Last year, R$ 14 billion [$7 billion] went to the family farm and R$ 150 billion [$74 billion] for agribusiness. This week, the government will release the Harvest Plan 2012/2013. The amount will revolve around R$ 180 billion [$89 billion] for agribusiness. In contrast, the government will spend R$ 18 billion [$9 billion] to the family farm. Ten times less investment for the family farm, which produces 70% of the food, generates nine jobs for every hectare. Moreover, the agribusiness is debt-ridden, but postpones the debt with the Brazilian government, while the renegotiation of debts of family farmers in the banks is delayed.
The National Agroecology Plan should have been announced at Rio +20, but until now has not. How important is this plan?
What has been presented so far will not solve the problem of family farming. The proposal has no ability to ensure that agroecology becomes an agricultural policy to combat all the negative effects of agribusiness. As it was presented so far, the plan will not cause major changes in the countryside. We need more structuring plans. The government called the motion to discuss the plan, made a pre-release from the President’s office and was present at the Rio +20 to clean up its act because of the fiasco with the changes in the Forest Code. The plan is too timid to confront the model of Brazilian agriculture, which now consumes 20% of all poison the world. The plan is inadequate for an agriculture that, according to the National Health Surveillance Agency (ANVISA), has produced cancer through agricultural labor and due to the consumption of poisoned food. Moreover, the release of GMOs is advancing evermore.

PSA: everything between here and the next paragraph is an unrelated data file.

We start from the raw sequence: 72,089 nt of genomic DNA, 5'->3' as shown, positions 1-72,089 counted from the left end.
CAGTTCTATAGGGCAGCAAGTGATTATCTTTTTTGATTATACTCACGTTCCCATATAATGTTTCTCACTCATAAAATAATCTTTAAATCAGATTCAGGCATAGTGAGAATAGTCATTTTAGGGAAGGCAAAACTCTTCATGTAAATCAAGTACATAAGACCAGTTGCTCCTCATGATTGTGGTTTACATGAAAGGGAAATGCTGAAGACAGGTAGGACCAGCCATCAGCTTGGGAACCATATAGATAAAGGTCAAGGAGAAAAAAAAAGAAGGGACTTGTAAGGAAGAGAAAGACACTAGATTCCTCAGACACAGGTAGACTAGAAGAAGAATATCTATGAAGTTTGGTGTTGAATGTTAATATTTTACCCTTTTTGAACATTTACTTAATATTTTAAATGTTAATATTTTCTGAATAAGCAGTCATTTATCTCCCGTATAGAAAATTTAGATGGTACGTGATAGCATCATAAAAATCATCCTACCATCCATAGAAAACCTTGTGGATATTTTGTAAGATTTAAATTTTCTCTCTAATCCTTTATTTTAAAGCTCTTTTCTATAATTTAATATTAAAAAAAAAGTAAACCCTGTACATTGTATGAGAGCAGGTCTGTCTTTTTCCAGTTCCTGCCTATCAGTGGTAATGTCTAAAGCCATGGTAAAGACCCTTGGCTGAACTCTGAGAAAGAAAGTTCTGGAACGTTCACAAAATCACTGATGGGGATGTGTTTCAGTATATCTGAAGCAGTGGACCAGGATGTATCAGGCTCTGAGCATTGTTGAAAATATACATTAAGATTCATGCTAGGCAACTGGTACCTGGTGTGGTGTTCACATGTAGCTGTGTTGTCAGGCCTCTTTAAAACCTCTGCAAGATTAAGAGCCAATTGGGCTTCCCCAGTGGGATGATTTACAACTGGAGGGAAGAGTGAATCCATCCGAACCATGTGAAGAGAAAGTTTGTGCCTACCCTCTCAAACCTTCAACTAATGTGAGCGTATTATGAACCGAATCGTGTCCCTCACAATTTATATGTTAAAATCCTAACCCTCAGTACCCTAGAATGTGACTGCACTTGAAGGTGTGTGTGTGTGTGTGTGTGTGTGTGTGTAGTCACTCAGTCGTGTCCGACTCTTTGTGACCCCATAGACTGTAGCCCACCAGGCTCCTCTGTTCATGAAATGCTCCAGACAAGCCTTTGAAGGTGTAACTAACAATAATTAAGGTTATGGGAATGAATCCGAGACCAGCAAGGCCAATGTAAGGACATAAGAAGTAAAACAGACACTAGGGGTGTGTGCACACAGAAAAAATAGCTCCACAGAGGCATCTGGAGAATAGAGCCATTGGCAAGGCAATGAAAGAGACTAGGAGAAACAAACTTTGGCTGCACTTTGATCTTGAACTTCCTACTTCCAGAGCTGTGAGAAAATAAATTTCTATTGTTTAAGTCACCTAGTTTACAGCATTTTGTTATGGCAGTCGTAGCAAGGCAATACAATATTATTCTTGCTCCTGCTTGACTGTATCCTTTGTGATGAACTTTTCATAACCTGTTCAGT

The government tries to make agribusiness and agro-ecological model coexist. Is it possible for these two agricultural models to exist together?
It's impossible. Agribusiness uses GMOs and pesticides, concentrates land and expels small farmers to produce for export. It is impossible, from a practical standpoint, for the coexistence of two modes of production. From the standpoint of political and economic, we cannot have a policy with few investments in the agro-ecology and large transfers to the agribusiness shark.